Cut -how well the stone is cut
The grading is done on the majority of these 3 results.
Color is the single most important factor when evaluating colored gems. Basically, the more attractive the color seen, the higher the value. Bright, rich and intense colors are valued over those that are too dark or too light. Colors that are dulled by tones of black, gray or brown are regarded as less desirable. The colors seen should ideally remain attractive regardless of prevailing light conditions. Whether viewed indoors, outdoors, by day or by night, a gem should always remain beautiful.
The mixing of color hues into combinations, such as evergreen and turquoise and aqua and grass green in Emeralds is attractive and value enhancing.
Some people ask me if emeralds from Africa are a different color of green than emeralds from Brazil. They are not-when you see the two next to each other you cannot tell the difference. Emeralds from both countries come in all different shades of green. Being from one country versus the other makes no difference in the value of the emerald. You will see many different terms describing color on many different websites such as top green, best green, fine green, nice green, rich green, green-blue, blue-green, greenish blue, bluish green, etc.,. Although specific colors hues can affect the prices of gems, personal preferences are more important. Think of how the gem will look mounted, how it catches the light at different angles. Think about how you feel about the color-do you prefer a dark green or light green.
Most gems contain tiny natural features called inclusions. Mostly microscopic in nature, they are most easily glimpsed under magnification. Inclusions that donít interfere with the brilliance, sparkle and fire of a gem donít affect the value.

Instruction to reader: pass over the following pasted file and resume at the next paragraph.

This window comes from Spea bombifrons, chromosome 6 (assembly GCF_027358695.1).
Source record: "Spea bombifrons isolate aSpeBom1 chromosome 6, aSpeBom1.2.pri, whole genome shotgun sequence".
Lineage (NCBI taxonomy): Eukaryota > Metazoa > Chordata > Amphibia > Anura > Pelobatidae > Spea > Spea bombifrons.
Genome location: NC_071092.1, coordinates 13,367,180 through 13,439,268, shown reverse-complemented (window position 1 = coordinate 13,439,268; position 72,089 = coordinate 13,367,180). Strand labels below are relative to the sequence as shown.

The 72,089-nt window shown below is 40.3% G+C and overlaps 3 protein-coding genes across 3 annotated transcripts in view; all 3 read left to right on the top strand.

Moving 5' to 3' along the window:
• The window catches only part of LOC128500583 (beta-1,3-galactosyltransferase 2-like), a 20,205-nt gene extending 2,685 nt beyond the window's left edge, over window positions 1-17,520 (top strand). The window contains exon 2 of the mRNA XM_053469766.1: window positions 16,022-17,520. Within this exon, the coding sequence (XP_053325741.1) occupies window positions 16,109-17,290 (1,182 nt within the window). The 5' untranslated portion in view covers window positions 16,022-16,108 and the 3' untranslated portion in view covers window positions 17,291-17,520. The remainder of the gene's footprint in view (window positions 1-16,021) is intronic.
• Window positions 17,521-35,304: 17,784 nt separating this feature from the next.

Many gems have tendencies to be more included than other varieties. For example, Emeralds are known to be far more included than Sapphires and this should be taken into account when making your selection.
The clarity of gems is determined by judging the amount and location of inclusions seen. Basically, the higher the clarity grade, the higher the value of the gem.
Emeralds are called Type III Gemstones and go by this type of Grading below concerning inclusions.
Type III Gemstones : Type III stones are almost always included and show eye-visible inclusions, but even specimens with obvious or prominent inclusions are often faceted for use in jewelry.
VVS, Type III - describes Gems that are as close to flawless as is found in the particular type III gemstone, a gemologist under favorable lighting conditions can see small inclusions (small feathers, light silk, light gardin, etc.) which are usually obvious when viewed with 10x magnification, but you will probably not readily see these inclusions to the unaided eye, except on larger stones.
VS, Type III - describes Gems that are very clean for the particular type III gemstone, a gemologist can see small sized inclusions (small fissures, light gardin, etc.) that is usually visible with the unaided eye without magnification. Larger Emeralds can have medium sized inclusions and still be graded VS Type III.
SI, Type III - describes Gems that are lightly included but the inclusions are not a negative for the particular type III gemstone, a gemologist can see moderate and/or numerous small inclusions (fissures, gardin, carbon, etc.) that are visible to the unaided or naked eye without magnification.
I1 to I2, Type III - describes Gems that have inclusions centrally located or numerous inclusions that are visible to the unaided or naked eye without magnification. Most Good quality Emerald will be in the I2 to I3 category.
I3, Type III - describes Gems that have very obvious inclusions that are very visible to the unaided or naked eye without any magnification. This grade of excessively included gem may have some durability problems.
Cut & Polish
Unlike Diamonds, colored gems possess variable optical properties and are not cut to a uniform ideal. A well-cut colored gem exhibits even color, a minimal number of inclusions, good brilliance and shows the majority of Carat weight when viewed from the top. A well-cut gem should also exhibit good symmetry and polish condition. Facets should be aligned straight in relation to the gemís girdle and also to each other. Polish condition should be good with no visible surface pits and polishing lines.